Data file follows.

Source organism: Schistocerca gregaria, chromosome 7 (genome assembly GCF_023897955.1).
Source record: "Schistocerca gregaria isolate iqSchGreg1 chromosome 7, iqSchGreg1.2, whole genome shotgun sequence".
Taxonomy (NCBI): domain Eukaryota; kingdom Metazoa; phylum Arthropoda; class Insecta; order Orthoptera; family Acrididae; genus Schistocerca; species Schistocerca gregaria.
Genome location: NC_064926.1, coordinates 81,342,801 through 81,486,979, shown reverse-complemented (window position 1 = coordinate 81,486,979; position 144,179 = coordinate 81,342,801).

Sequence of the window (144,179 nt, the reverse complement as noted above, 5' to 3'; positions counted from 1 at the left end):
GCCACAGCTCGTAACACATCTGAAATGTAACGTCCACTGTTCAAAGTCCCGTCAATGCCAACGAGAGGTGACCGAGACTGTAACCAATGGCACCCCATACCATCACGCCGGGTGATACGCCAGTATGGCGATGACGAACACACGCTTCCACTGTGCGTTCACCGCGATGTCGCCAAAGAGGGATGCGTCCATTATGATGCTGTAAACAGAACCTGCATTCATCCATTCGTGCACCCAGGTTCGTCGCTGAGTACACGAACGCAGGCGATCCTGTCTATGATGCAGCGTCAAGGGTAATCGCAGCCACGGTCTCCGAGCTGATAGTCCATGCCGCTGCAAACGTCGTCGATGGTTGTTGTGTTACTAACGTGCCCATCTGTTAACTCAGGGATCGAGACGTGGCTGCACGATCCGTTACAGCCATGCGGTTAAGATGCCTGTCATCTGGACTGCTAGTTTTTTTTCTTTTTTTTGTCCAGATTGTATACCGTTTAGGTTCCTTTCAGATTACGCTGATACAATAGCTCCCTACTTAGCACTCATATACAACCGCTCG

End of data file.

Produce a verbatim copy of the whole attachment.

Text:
Source organism: Schistocerca gregaria, chromosome 7 (genome assembly GCF_023897955.1).
Source record: "Schistocerca gregaria isolate iqSchGreg1 chromosome 7, iqSchGreg1.2, whole genome shotgun sequence".
Taxonomy (NCBI): domain Eukaryota; kingdom Metazoa; phylum Arthropoda; class Insecta; order Orthoptera; family Acrididae; genus Schistocerca; species Schistocerca gregaria.
Genome location: NC_064926.1, coordinates 81,342,801 through 81,486,979, shown reverse-complemented (window position 1 = coordinate 81,486,979; position 144,179 = coordinate 81,342,801).

Sequence of the window (144,179 nt, the reverse complement as noted above, 5' to 3'; positions counted from 1 at the left end):
GCCACAGCTCGTAACACATCTGAAATGTAACGTCCACTGTTCAAAGTCCCGTCAATGCCAACGAGAGGTGACCGAGACTGTAACCAATGGCACCCCATACCATCACGCCGGGTGATACGCCAGTATGGCGATGACGAACACACGCTTCCACTGTGCGTTCACCGCGATGTCGCCAAAGAGGGATGCGTCCATTATGATGCTGTAAACAGAACCTGCATTCATCCATTCGTGCACCCAGGTTCGTCGCTGAGTACACGAACGCAGGCGATCCTGTCTATGATGCAGCGTCAAGGGTAATCGCAGCCACGGTCTCCGAGCTGATAGTCCATGCCGCTGCAAACGTCGTCGATGGTTGTTGTGTTACTAACGTGCCCATCTGTTAACTCAGGGATCGAGACGTGGCTGCACGATCCGTTACAGCCATGCGGTTAAGATGCCTGTCATCTGGACTGCTAGTTTTTTTTCTTTTTTTTGTCCAGATTGTATACCGTTTAGGTTCCTTTCAGATTACGCTGATACAATAGCTCCCTACTTAGCACTCATATACAACCGCTCG